• Forward Contracts: In most developed markets, a firm can purchase a contract specifying a price at which it can sell or buy a currency in the future. This entails a simple contract that states one firm has agreed to pay/receive a fixed amount of foreign currency at a specific date in the future. The logic of this approach, which many small or medium size firms will likely prefer, exchanges the ex-post value of the domestic currency of the liability or asset into a precisely defined value that will be delivered on a certain date despite the prospect of foreign exchange volatility during the life of the contract.  This derivative instrument is not traded on an exchange.
  • Futures Contracts: While similar to a forward contract, this instrument is different in that it is traded in liquid secondary markets on an exchange and often appeals to larger firms with greater appetites for risk in volatility currency and commodity markets. Because futures contracts are only available in specific currencies, maturities and size, it isn’t  typically possible to purchase a position that completely eliminates exposure .  Exchanges function as an intermediary between two parties that have entered into a transaction to buy or sell a quantity of goods, currency or financial instruments at an agreed upon price on a specified future date. The firm agreeing to be the “buyer” of the contract is said to be “long” and the firm selling the asset on the specified date is said to be “short.” On the agreed upon closing date, the contract is marked to market using the spot value of the good or currency with any gains or losses accruing to the party “in the money.”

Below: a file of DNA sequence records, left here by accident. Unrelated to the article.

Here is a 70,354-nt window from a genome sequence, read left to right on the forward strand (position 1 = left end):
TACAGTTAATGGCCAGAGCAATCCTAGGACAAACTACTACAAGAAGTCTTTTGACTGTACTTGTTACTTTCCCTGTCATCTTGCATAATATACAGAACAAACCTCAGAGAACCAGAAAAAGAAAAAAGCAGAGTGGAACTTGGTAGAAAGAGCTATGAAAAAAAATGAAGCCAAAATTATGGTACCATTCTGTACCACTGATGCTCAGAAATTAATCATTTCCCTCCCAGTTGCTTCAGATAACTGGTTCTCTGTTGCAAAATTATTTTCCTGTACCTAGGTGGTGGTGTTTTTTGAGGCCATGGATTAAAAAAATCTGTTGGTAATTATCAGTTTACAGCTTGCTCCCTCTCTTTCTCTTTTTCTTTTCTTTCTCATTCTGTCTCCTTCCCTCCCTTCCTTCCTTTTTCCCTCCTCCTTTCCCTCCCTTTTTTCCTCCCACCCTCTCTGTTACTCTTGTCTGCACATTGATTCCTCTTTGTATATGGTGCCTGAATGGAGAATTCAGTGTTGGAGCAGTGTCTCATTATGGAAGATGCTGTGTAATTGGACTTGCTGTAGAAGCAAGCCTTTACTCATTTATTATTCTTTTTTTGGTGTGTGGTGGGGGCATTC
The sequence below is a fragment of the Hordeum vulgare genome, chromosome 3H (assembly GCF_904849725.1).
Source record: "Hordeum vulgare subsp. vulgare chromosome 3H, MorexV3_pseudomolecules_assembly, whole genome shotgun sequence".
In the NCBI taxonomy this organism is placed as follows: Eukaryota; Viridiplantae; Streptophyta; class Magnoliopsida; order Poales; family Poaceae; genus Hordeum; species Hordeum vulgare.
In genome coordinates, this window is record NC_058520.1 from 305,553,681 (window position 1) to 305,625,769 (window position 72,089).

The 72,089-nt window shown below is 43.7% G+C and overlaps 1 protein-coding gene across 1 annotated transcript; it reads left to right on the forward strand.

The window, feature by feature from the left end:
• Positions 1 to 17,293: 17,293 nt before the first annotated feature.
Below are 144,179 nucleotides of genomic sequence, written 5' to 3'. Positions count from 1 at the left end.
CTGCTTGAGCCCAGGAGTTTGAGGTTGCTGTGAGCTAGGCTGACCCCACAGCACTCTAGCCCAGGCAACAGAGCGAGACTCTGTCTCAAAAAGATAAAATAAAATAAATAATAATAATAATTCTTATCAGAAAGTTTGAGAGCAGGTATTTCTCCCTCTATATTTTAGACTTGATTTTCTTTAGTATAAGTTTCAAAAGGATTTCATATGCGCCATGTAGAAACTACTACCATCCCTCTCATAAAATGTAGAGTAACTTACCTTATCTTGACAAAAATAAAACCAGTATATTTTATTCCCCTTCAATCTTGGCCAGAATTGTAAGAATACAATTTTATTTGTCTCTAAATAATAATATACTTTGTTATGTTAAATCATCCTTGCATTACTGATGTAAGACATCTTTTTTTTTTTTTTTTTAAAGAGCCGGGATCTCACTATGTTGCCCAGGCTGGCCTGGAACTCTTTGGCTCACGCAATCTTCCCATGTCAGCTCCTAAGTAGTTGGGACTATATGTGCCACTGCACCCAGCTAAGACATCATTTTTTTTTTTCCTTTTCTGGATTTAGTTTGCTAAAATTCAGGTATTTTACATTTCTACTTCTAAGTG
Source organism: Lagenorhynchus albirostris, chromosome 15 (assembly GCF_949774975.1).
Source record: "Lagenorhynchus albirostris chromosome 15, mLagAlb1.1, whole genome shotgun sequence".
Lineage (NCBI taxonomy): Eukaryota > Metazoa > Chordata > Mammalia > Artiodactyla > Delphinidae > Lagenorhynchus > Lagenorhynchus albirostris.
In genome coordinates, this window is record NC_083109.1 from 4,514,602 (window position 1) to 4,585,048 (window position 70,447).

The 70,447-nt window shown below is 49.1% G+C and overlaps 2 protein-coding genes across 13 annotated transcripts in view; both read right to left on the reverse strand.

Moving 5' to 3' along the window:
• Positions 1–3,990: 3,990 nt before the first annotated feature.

• Options: This is a straightforward financial instrument that gives the purchaser, for an explicit price, the right but not the obligation to trade domestic/foreign currency for foreign/domestic currency at a precise quantity and price during a specified time interval. While there are several types of options, they  generally permit the removal of downside risk while retaining the benefit of financial gains, which are unlike forwards, futures or synthetic forward contracts. Like futures contracts, options generally appeal to larger firms with greater appetite for risk or those that purchase commodities used at earlier stages of production.